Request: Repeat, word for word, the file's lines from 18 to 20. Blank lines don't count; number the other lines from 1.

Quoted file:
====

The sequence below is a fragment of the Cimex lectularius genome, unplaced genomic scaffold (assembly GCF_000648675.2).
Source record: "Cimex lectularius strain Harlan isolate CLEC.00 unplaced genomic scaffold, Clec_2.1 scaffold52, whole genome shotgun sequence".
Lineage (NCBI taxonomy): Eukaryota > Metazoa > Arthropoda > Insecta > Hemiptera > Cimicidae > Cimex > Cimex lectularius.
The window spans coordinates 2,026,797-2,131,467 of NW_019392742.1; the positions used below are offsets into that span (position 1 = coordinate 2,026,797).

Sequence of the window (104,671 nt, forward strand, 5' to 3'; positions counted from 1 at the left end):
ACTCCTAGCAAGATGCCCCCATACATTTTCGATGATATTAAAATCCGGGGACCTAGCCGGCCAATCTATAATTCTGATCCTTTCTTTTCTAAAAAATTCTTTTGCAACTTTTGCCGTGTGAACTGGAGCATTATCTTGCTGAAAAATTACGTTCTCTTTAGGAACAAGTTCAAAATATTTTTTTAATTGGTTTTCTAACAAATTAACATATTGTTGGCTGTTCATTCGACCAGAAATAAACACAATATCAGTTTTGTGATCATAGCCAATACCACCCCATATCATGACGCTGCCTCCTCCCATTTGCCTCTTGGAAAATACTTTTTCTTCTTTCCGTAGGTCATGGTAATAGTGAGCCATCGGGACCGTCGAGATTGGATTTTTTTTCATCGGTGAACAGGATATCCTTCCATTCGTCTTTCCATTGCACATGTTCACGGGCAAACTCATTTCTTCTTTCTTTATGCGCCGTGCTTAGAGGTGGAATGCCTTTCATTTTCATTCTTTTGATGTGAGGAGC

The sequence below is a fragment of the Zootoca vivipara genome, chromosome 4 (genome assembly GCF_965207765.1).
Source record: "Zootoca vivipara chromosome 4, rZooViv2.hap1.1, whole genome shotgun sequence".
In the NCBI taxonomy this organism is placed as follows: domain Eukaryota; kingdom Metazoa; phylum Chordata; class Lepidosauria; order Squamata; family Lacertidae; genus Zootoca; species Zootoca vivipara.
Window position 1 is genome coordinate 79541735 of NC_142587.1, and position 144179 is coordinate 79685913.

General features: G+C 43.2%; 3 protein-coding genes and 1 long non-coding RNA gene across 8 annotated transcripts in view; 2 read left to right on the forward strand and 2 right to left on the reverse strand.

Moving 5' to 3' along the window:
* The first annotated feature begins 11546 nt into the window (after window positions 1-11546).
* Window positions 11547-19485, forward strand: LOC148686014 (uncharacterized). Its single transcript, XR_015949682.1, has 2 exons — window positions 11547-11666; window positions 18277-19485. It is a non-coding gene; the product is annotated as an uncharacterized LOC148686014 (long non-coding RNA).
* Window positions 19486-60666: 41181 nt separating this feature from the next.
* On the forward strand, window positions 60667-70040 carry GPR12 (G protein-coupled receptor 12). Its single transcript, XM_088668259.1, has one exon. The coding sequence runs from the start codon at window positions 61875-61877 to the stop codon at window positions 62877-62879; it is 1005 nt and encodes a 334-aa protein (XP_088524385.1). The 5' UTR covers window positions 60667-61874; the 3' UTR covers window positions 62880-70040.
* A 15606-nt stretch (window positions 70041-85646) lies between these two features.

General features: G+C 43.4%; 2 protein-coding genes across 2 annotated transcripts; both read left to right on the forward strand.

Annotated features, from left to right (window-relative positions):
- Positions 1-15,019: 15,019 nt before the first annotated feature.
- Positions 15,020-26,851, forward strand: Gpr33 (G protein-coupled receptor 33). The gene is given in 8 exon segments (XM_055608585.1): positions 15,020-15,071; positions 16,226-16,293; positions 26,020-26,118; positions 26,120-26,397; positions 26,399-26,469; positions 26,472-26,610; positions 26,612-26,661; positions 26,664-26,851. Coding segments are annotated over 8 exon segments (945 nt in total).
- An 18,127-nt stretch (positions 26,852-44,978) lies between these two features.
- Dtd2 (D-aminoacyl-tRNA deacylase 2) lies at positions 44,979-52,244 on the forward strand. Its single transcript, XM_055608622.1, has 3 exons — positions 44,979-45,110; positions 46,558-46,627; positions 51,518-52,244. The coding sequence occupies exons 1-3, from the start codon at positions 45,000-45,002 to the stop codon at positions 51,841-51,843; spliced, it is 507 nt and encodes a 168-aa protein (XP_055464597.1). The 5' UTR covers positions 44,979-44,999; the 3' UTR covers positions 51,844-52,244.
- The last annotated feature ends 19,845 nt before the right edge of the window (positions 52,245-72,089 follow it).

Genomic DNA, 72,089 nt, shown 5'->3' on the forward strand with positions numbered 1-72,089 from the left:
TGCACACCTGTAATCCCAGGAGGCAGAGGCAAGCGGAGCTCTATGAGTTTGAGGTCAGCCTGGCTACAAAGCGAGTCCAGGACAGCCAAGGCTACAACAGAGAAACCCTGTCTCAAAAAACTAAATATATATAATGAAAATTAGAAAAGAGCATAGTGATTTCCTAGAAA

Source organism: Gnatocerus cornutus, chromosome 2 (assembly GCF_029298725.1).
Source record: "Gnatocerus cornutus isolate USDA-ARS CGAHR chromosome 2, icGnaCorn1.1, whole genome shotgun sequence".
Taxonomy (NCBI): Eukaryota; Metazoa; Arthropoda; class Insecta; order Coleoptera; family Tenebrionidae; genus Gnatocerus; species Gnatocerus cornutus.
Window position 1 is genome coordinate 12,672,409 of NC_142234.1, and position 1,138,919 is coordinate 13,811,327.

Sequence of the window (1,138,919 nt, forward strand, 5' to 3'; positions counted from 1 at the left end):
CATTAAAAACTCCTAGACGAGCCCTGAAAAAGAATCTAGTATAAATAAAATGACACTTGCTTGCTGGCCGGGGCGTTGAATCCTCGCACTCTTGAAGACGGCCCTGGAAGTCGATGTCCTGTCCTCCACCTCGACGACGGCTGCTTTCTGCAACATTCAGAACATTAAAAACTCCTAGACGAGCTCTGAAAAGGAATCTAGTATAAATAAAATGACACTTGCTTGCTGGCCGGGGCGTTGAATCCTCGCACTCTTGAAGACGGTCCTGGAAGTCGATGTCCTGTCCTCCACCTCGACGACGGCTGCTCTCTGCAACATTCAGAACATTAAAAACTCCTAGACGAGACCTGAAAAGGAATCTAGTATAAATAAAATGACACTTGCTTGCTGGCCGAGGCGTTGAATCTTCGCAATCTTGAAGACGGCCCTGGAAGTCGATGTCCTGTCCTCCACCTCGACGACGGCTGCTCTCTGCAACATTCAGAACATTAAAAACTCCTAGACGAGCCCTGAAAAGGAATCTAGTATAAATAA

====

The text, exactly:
General features: G+C 43.4%; 2 protein-coding genes across 2 annotated transcripts; both read left to right on the forward strand.

Annotated features, from left to right (window-relative positions):
- Positions 1-15,019: 15,019 nt before the first annotated feature.